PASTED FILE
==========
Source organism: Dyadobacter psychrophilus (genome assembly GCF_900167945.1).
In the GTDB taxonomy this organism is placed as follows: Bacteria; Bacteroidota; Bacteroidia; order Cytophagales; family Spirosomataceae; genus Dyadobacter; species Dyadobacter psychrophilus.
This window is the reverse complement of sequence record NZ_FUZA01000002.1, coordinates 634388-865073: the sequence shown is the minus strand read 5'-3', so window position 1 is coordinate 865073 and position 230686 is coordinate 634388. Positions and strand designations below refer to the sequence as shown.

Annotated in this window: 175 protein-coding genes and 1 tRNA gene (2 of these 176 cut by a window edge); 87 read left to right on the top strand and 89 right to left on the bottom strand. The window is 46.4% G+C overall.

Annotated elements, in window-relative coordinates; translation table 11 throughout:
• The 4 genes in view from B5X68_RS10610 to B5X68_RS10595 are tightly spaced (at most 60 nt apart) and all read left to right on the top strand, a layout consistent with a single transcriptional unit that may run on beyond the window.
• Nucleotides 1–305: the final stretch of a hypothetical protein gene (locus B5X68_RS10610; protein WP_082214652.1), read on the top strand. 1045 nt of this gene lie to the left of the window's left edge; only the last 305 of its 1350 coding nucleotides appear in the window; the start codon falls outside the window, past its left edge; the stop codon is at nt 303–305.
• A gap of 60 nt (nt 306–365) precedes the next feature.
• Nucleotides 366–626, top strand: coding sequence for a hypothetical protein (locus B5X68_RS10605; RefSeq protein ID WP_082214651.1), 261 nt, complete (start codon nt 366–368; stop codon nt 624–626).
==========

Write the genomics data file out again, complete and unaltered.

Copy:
Source organism: Dyadobacter psychrophilus (genome assembly GCF_900167945.1).
In the GTDB taxonomy this organism is placed as follows: Bacteria; Bacteroidota; Bacteroidia; order Cytophagales; family Spirosomataceae; genus Dyadobacter; species Dyadobacter psychrophilus.
This window is the reverse complement of sequence record NZ_FUZA01000002.1, coordinates 634388-865073: the sequence shown is the minus strand read 5'-3', so window position 1 is coordinate 865073 and position 230686 is coordinate 634388. Positions and strand designations below refer to the sequence as shown.

Annotated in this window: 175 protein-coding genes and 1 tRNA gene (2 of these 176 cut by a window edge); 87 read left to right on the top strand and 89 right to left on the bottom strand. The window is 46.4% G+C overall.

Annotated elements, in window-relative coordinates; translation table 11 throughout:
• The 4 genes in view from B5X68_RS10610 to B5X68_RS10595 are tightly spaced (at most 60 nt apart) and all read left to right on the top strand, a layout consistent with a single transcriptional unit that may run on beyond the window.
• Nucleotides 1–305: the final stretch of a hypothetical protein gene (locus B5X68_RS10610; protein WP_082214652.1), read on the top strand. 1045 nt of this gene lie to the left of the window's left edge; only the last 305 of its 1350 coding nucleotides appear in the window; the start codon falls outside the window, past its left edge; the stop codon is at nt 303–305.
• A gap of 60 nt (nt 306–365) precedes the next feature.
• Nucleotides 366–626, top strand: coding sequence for a hypothetical protein (locus B5X68_RS10605; RefSeq protein ID WP_082214651.1), 261 nt, complete (start codon nt 366–368; stop codon nt 624–626).